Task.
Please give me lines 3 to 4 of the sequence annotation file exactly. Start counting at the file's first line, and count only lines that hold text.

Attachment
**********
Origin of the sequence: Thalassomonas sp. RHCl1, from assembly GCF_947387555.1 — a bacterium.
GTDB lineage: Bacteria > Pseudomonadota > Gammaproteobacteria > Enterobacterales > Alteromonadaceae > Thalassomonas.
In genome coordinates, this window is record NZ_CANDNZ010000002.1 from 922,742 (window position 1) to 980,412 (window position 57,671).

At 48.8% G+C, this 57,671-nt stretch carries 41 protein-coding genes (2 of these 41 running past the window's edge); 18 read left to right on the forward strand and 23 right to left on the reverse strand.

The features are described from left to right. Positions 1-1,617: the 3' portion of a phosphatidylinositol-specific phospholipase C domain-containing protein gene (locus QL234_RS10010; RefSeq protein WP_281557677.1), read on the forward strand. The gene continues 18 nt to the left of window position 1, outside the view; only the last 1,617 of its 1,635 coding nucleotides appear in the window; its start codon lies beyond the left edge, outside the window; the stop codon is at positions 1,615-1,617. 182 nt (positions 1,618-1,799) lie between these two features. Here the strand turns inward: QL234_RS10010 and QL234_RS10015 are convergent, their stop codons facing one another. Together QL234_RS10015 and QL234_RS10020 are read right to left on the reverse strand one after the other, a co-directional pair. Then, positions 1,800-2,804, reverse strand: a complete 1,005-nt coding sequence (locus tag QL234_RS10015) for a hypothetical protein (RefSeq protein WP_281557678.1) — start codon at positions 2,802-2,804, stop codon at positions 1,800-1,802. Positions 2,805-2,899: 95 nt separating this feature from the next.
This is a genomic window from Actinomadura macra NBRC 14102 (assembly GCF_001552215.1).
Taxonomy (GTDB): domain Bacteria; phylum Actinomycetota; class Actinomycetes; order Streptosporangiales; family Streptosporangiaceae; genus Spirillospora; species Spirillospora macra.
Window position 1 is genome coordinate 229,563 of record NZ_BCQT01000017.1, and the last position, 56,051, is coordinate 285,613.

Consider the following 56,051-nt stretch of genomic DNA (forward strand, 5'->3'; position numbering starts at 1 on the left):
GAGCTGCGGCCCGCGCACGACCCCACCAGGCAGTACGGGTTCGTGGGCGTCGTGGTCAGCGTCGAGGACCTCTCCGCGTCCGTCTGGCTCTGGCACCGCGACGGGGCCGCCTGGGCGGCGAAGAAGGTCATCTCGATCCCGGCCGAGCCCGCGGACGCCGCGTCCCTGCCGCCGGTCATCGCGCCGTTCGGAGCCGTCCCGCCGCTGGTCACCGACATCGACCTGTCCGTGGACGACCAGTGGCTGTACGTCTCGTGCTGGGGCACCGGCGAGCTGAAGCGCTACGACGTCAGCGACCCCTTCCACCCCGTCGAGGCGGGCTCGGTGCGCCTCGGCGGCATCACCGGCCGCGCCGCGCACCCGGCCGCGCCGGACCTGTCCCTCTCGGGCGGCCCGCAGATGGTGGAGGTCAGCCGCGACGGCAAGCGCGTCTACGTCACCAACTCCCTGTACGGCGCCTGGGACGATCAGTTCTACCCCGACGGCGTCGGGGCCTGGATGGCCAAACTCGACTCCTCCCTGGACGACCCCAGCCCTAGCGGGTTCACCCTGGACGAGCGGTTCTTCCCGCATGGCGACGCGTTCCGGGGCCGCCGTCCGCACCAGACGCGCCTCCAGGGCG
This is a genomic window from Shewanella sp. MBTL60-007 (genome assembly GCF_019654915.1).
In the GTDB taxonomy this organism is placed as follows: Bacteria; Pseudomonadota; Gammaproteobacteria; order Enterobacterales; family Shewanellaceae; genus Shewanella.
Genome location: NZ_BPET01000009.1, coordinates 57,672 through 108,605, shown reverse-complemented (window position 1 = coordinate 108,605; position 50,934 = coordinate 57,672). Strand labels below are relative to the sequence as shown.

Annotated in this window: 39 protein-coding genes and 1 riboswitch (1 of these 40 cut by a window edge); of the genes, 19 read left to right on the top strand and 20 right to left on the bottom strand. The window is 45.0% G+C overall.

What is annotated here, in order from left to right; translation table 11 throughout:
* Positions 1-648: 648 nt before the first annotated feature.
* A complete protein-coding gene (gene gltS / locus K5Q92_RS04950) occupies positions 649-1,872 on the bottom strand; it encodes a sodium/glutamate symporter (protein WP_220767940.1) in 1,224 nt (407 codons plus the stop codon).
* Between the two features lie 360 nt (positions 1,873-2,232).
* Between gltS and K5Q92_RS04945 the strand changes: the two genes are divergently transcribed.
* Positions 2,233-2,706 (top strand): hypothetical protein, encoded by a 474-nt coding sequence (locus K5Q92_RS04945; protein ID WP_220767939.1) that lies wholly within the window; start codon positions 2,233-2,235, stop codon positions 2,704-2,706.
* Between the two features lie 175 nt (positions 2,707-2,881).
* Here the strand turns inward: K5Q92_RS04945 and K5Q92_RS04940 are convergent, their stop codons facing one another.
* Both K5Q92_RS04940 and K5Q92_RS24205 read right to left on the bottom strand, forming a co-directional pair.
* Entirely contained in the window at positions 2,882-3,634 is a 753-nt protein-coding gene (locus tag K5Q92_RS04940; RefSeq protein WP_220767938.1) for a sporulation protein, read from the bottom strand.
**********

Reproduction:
In genome coordinates, this window is record NZ_CANDNZ010000002.1 from 922,742 (window position 1) to 980,412 (window position 57,671).

At 48.8% G+C, this 57,671-nt stretch carries 41 protein-coding genes (2 of these 41 running past the window's edge); 18 read left to right on the forward strand and 23 right to left on the reverse strand.